Lesson Explainer: De Moivre’s Theorem for Trigonometric Identities | Nagwa Lesson Explainer: De Moivre’s Theorem for Trigonometric Identities | Nagwa

# Lesson Explainer: De Moivre’s Theorem for Trigonometric Identities Mathematics

In this explainer, we will learn how to use de Moivre’s theorem to obtain trigonometric identities.

Using the binomial theorem and de Moivre’s theorem, we can express and in terms of powers of and . We begin by recalling de Moivre’s theorem.

### Theorem: De Moivre’s Theorem

For any integer ,

We note that the left-hand side of the equation is a binomial expression, since it is of the form . Thus, let us recall the binomial theorem, which we can use to evaluate expressions of this kind directly.

### Theorem: The Binomial Theorem

For any integer ,

where . Sometimes, is denoted .

By using de Moivre’s theorem and the binomial theorem together, we can express powers of sine and cosine in terms of lower powers. Let us investigate the general form of this method below.

### How To: Deriving Expressions for Powers of Trigonometric Functions

Suppose we want to find a relation between and terms of lower powers of cosine on one side, and on the other side. Then, we can do the following.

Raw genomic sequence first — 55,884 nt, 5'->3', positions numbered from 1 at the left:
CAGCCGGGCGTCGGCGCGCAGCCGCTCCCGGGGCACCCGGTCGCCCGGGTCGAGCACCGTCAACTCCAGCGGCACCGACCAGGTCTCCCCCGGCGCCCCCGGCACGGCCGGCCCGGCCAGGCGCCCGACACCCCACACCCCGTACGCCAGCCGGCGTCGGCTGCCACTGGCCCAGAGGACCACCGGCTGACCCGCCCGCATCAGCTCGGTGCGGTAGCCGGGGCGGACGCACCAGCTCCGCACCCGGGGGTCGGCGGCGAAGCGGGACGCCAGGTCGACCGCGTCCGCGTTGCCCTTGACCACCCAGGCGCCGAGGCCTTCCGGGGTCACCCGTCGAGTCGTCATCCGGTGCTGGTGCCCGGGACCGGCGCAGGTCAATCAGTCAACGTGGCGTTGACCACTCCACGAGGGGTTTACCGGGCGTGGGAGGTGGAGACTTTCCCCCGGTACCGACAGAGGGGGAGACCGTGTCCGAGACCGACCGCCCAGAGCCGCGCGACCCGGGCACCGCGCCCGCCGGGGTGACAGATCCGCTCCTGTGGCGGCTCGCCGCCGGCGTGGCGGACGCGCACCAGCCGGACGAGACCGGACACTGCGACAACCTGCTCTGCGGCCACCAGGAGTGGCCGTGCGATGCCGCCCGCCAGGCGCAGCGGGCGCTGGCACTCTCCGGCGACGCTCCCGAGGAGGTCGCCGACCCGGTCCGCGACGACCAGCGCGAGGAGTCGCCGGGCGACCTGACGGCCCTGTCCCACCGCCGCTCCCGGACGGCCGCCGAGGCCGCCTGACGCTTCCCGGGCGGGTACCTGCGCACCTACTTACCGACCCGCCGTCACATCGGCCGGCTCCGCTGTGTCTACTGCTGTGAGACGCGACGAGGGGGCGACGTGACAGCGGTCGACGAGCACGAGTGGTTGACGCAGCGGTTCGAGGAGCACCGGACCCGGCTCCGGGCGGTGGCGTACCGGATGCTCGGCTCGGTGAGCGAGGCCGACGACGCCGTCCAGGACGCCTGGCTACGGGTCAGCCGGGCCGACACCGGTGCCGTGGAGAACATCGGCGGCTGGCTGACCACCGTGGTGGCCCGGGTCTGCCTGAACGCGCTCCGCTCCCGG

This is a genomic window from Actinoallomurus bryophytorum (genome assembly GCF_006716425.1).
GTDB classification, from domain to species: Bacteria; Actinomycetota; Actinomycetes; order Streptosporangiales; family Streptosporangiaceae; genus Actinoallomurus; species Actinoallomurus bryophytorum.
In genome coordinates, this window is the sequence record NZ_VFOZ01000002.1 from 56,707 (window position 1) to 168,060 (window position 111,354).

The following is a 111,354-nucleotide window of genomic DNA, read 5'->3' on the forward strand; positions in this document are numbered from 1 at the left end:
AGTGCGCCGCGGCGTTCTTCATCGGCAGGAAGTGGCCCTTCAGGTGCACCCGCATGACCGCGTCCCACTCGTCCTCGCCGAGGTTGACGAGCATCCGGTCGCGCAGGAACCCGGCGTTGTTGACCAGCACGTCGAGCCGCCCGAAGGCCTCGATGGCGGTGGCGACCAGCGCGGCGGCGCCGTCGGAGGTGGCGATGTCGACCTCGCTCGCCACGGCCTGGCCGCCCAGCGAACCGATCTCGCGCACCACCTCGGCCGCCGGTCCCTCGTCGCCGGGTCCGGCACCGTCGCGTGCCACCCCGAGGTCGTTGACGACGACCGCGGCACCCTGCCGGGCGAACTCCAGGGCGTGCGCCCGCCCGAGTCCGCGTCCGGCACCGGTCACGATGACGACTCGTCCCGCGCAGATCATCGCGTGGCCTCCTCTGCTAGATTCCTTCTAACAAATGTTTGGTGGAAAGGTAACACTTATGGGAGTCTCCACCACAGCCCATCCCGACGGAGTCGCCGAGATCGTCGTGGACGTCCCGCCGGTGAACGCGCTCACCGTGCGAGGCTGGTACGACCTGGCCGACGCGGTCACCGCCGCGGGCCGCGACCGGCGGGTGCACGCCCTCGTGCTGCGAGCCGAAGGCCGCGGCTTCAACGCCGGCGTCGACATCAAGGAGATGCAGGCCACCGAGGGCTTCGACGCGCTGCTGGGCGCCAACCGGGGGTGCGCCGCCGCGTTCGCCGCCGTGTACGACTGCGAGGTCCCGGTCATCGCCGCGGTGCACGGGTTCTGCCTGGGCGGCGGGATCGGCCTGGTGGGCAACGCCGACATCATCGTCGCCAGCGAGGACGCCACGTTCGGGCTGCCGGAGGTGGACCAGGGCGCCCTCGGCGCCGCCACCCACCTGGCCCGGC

1. Using de Moivre’s theorem, we have
2. We use the binomial theorem on the right-hand side to get
3. Multiplying out the terms and moving the -terms to the front, we get
4. We use the fact that to evaluate the powers of . This will result in half of the terms in the expansion being real and half being imaginary, as shown:
5. We can then equate the real parts and the imaginary parts of the above equation together. Since we only want to find , we only consider the real parts (if we wanted , we would possibly need to consider the imaginary parts, depending on whether is real or imaginary). This gives us
6. We use the identity to eliminate the sine terms: We note that the procedure for is almost the same, except we aim to eliminate terms instead.

Having seen the general form that this method takes, let us consider an example where we can demonstrate how the derivation of trigonometric identities works in practice.